Coral

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Alcyonaria
   Alcyonacea
   Helioporacea
Zoantharia
   Antipatharia
   Corallimorpharia
   Scleractinia
   Zoanthidea
[1][2]  See Anthozoa for details

Corals are marine organisms in class Anthozoa of phylum Cnidaria typically living in compact colonies of many identical individual "polyps." The group includes the important reef builders that inhabit tropical oceans, which secrete calcium carbonate to form a hard skeleton.

A coral "head," which appears to be a single organism, is a colony of myriad genetically identical polyps. Each polyp is typically only a few millimeters in diameter. Over many generations the colony secretes a skeleton that is characteristic of the species. Individual heads grow by asexual reproduction of individual polyps. Corals also breed sexually by spawning. Polyps of the same species release gametes simultaneously over a period of one to several nights around a full moon.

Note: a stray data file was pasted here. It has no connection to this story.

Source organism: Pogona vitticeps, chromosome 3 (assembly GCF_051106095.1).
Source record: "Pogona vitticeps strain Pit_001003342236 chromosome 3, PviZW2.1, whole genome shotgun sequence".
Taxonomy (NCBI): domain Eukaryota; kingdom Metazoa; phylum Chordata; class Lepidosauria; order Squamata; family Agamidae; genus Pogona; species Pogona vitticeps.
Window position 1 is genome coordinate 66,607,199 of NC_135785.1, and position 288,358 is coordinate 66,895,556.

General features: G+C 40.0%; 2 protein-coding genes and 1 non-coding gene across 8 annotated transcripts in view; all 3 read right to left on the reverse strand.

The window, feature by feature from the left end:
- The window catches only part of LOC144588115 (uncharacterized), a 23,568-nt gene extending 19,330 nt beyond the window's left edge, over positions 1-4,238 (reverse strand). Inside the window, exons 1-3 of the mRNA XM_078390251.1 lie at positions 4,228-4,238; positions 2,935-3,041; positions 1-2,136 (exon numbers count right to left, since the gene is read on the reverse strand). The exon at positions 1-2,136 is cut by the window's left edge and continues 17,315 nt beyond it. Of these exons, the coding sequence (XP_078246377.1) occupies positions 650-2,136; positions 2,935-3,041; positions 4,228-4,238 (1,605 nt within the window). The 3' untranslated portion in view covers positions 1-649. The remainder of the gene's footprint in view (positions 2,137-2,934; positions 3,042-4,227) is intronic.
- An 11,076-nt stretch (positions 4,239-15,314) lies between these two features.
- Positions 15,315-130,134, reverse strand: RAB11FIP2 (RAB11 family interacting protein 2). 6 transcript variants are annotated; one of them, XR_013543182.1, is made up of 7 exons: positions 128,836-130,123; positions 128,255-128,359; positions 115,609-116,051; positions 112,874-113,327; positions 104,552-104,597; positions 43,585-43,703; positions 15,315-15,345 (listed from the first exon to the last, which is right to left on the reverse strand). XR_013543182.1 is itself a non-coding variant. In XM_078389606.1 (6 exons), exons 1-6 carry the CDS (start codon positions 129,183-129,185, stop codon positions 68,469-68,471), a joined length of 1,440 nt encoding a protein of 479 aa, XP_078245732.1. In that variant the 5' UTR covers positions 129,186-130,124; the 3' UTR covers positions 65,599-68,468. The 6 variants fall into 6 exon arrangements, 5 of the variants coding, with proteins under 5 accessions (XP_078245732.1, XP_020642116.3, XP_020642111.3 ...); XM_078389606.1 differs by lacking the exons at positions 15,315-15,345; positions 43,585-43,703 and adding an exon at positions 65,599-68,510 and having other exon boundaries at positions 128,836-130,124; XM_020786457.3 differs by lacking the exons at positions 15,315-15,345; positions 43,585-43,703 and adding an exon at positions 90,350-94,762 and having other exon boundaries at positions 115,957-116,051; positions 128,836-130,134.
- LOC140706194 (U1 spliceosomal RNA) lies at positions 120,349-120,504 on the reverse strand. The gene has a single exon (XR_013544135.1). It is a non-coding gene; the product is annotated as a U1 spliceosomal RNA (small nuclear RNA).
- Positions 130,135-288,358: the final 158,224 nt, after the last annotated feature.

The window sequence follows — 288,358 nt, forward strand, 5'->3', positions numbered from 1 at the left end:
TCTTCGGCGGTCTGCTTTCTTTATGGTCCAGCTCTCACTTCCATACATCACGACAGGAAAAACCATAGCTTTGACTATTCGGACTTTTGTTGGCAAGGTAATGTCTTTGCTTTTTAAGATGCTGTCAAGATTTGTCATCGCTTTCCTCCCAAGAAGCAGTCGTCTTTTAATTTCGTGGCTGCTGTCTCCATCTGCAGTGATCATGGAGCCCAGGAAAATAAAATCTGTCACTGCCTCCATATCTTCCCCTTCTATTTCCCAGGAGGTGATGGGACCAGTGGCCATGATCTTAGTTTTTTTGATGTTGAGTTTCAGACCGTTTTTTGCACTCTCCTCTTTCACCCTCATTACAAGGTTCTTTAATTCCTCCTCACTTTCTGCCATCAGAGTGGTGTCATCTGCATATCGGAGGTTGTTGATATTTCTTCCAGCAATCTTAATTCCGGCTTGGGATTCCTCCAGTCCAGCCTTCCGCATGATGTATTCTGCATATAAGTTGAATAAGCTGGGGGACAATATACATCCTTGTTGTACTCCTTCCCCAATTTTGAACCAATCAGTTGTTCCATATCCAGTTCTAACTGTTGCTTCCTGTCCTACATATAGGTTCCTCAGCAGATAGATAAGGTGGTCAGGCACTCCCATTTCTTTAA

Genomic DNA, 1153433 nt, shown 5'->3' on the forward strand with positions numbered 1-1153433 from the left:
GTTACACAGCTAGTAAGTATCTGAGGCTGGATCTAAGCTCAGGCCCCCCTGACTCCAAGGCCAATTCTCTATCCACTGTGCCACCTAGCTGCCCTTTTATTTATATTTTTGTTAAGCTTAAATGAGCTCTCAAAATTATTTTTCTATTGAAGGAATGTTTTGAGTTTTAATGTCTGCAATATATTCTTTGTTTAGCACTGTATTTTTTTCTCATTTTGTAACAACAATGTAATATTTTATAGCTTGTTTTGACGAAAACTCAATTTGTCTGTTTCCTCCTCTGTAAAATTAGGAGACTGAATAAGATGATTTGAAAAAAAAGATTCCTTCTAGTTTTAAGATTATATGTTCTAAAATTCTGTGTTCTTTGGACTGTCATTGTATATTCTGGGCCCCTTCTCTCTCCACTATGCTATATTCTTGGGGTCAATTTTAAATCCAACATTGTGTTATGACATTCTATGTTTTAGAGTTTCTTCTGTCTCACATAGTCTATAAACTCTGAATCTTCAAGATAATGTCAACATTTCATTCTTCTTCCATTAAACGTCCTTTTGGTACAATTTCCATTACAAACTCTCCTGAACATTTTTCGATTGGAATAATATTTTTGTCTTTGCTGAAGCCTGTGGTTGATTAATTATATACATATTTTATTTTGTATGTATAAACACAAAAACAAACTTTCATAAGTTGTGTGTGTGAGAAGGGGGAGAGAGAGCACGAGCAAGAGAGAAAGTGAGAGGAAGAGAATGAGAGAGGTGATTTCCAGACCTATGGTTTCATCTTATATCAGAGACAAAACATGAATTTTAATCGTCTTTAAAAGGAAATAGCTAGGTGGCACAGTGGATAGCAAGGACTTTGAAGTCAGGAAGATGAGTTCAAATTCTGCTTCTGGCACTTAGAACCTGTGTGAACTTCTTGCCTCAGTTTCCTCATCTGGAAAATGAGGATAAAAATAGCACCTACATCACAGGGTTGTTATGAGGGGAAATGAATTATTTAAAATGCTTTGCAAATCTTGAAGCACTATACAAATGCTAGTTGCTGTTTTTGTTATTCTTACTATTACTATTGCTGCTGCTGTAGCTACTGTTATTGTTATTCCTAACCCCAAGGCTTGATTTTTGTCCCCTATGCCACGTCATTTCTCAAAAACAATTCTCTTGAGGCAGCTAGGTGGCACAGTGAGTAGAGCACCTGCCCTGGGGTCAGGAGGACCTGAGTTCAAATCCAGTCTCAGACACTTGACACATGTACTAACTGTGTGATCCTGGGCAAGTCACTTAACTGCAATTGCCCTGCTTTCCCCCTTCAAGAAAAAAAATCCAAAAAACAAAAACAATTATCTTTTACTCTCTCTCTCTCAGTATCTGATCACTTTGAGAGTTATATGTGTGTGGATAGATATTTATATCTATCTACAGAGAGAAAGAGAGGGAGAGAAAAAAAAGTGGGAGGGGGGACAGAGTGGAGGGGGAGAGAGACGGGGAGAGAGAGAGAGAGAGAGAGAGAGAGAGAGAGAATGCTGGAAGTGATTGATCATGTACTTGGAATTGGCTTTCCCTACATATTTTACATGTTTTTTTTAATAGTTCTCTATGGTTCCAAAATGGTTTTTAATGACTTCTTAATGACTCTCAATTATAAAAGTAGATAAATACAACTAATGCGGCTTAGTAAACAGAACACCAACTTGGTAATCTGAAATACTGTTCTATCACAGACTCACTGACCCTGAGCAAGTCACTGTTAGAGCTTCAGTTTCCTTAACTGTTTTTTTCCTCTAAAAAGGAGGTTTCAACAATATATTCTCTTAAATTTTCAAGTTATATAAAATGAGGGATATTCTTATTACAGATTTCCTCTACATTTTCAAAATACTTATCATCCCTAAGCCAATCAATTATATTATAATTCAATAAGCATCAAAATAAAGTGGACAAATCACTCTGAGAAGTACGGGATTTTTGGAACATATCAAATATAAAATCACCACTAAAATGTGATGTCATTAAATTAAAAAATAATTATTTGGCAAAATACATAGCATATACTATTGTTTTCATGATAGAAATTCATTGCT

Although corals can catch small fish and animals such as plankton using stinging cells on their tentacles, most corals obtain the majority of their energy and nutrients from photosynthetic unicellular algae called zooxanthellae. Such corals require sunlight and grow in clear, shallow water, typically at depths shallower than 60 metres (200 ft). Corals can be major contributors to the physical structure of the coral reefs that develop in tropical and subtropical waters, such as the enormous Great Barrier Reef off the coast of Queensland, Australia. Other corals do not have associated algae and can live in much deeper water, with the cold-water genus Lophelia surviving as deep as 3,000 metres (9,800 ft).[3] Examples live on the Darwin Mounds located north-west of Cape Wrath, Scotland. Corals have also been found off the coast of the U.S. in Washington state and the Aleutian Islands in Alaska.

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